For the first time in Saudi Arabia's history, women will be allowed to take part in municipal elections scheduled for December. The big question, though, is how many will actually do so.
With only 11 days left in the voter registration process, it seems that women have not exactly been queueing up to register. On Saturday, the Saudi Gazette reported:
"Female voter registration centers in the governorates of Farasan Island, Al-Darb and Dhamad in Jazan region registered only 16 voters for municipal council elections.
"Shaha Muhammad Asiri, chairperson of the women’s election circuit in Al-Darb, said only five female voters registered during the past days due to difficult conditions and lack of awareness on elections among women.
"In Farasan Island, female voters registration center registered six voters and Dhamad governorate registered four female voters."
So far, the information about voter registration is patchy – some areas are providing figures and other areas are not – but it does appear that the proportion of women who are registering is low. Out of 820 voters who registered in Qassim, for example, only 120 were female.
The bureaucracy involved in registering is clearly a deterrent and although women don't need a man's permission to register they are almost certain to need help from a male relative in providing the necessary documentation, as Molouk Ba-Isa explains in an article for Arab News:
"When registering to vote at their designated centre, women must provide a national identity card or other recognised government or organisation ID, or an attested copy of the family identity document.
"They also must produce a document proving residence location. Since most women in the Kingdom live as part of a family unit, it is unusual to have a house deed or lease in a woman’s name. This causes complications for voter registration since the prospective registrant must show not only her own ID, but also an ID linking her to the individual owning or renting the property where she lives – as well as the property deed or lease.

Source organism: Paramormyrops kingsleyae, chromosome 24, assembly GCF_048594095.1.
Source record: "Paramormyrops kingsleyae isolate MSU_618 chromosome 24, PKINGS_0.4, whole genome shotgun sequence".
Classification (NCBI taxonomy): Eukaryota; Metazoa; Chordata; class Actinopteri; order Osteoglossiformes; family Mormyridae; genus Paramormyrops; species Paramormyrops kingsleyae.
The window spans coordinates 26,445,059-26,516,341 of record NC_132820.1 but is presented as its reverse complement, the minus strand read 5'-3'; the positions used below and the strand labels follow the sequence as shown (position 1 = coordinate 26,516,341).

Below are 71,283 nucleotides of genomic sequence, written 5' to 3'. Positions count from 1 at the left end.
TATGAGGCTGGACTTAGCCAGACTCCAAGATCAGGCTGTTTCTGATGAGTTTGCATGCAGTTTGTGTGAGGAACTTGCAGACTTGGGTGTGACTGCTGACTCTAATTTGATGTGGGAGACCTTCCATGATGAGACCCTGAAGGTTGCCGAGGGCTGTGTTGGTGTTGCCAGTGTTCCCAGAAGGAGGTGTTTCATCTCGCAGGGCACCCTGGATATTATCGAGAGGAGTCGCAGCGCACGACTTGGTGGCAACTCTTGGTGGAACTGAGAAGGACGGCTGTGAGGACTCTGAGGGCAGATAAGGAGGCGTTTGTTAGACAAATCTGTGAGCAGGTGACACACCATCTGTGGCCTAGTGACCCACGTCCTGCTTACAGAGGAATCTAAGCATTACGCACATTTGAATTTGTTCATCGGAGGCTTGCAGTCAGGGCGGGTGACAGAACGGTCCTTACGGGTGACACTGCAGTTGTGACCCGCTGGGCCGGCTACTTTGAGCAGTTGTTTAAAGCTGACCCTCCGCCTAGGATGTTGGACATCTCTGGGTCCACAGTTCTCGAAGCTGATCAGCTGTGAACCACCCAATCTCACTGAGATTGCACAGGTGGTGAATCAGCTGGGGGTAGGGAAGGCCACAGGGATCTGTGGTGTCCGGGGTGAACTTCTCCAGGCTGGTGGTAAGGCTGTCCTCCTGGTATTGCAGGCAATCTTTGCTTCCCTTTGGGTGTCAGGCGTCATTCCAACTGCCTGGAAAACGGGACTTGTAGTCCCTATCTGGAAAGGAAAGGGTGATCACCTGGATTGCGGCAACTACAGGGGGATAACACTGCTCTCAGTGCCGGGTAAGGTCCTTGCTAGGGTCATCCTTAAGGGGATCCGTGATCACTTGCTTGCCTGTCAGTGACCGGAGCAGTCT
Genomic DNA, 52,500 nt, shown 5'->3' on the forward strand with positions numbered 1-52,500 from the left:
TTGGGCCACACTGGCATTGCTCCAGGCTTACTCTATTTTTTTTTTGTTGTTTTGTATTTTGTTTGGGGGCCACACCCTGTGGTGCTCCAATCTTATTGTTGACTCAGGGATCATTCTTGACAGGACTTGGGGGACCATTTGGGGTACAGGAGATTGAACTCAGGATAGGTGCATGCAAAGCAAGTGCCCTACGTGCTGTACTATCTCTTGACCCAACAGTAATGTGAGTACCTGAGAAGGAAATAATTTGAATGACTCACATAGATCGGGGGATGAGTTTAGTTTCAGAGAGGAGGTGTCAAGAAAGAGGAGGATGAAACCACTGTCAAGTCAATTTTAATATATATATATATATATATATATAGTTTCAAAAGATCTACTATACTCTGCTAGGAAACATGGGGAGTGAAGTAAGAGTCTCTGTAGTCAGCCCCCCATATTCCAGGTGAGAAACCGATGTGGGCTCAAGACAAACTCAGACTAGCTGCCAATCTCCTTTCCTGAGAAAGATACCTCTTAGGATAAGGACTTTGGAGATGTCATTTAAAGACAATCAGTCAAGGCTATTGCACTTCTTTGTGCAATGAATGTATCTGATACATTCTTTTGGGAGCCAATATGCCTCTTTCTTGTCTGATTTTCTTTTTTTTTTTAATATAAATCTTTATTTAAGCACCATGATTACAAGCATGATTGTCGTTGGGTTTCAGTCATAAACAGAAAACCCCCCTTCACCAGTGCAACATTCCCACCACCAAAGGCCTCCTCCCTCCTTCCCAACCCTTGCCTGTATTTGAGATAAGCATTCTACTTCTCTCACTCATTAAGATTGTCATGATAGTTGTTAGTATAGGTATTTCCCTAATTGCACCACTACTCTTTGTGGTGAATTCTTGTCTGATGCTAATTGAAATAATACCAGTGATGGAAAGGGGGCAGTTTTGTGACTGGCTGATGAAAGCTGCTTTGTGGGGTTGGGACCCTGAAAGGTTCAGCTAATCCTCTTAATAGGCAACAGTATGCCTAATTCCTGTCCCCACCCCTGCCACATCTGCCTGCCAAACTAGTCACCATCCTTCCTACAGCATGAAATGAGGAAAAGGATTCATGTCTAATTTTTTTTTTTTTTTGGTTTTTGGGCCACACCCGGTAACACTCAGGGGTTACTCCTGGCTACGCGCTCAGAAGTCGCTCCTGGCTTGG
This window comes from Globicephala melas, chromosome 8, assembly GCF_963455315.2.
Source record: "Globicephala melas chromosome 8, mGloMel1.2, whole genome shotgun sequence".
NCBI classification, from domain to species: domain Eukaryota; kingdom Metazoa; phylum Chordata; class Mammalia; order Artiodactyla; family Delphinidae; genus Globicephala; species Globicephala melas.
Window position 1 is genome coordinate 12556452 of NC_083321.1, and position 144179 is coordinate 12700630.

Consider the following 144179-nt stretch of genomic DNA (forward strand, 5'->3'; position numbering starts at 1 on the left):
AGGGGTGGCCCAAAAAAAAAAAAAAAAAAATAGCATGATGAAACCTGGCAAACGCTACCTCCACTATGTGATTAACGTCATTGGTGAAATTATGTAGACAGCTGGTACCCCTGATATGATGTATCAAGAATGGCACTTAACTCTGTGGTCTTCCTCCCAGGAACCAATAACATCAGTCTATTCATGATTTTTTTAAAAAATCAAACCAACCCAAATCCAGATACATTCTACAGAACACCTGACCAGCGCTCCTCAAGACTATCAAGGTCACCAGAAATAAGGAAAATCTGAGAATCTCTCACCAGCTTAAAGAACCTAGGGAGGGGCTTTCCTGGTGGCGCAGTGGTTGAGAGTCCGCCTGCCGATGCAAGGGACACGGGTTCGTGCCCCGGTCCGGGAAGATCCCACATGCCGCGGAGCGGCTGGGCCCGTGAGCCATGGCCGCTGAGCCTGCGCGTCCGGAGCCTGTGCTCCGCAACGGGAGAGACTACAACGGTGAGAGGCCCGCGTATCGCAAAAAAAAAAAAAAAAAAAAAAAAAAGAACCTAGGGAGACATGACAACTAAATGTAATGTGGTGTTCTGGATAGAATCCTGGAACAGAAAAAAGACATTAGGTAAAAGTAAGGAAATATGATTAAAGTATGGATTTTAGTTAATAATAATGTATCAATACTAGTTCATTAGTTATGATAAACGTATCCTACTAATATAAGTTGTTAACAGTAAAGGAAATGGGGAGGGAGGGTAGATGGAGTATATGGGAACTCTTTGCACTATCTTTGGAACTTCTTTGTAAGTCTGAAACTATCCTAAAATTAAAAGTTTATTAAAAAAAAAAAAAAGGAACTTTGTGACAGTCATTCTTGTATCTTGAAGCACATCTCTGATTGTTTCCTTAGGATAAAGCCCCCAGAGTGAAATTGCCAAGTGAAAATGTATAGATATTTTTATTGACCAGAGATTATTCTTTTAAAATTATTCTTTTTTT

"She will need a male relative to cooperate in making such documents available."
Ba-Isa also describes here own – eventually successful – efforts to register:
The first voter registration centre visited was No. 1061, located in a girls’ school on the outskirts of the Thuqbah District, Alkhobar. With the registration timing from 4 p.m. to 9 p.m., a police car was parked at the door to the registration center, its vehicle lights on to illuminate the entrance. Inside the school there was an enthusiastic greeting from the center’s registration manager, Abeer Al Owirdi, and her team of three women.
“Would you like to register as a voter? Come, please sit down. Would you like Arabic coffee, American coffee or tea? We’re so happy you’ve come here,” said registration official Huda Al Sabt. There was a party atmosphere as documents were produced and checked, but registering to vote was impossible.
“Women must register to vote in the center designated for the district where they live,” explained registration official Aysha Hlawy. With her smartphone, she opened the website, www.intekhab.gov.sa, to show the location map ...
Thursday night it cost another SR30 to take a taxi to Voter Registration Center 1070. The reception there was cordial. The registration staff scrutinized the presented documents. There were smiles all around. The complete address of my home was found through http://locator.com.sa and the registration form was filled out and signed. The pink carbon copy of the form was provided as a registration receipt. It will need to be presented at the same polling station on election day. Mine was the seventh registration received there.
“Come back next week,” the registration center manager encouraged. “We’d love for you to register as a candidate.”
Another question is whether any female candidates are likely to be elected. Both Arab News and the Saudi Gazette report that several prominent women have announced they will not be standing. Reasons given include a lack of clarity about the rules, being too busy for campaigning, and wishing to make way for a younger generation.
The likely difficulties facing female candidates have led one group of women to call for separate elections where women vote only for women and men vote only for men – thus ensuring that some women do get elected.
Arab News reports that women who decide to step forward as candidates can hire a PR firm to organise their campaign – though it will cost them between 200,000 and 250,000 riyals ($53,000-$67,000).
Posted by Brian Whitaker
Thursday, 3 September 2015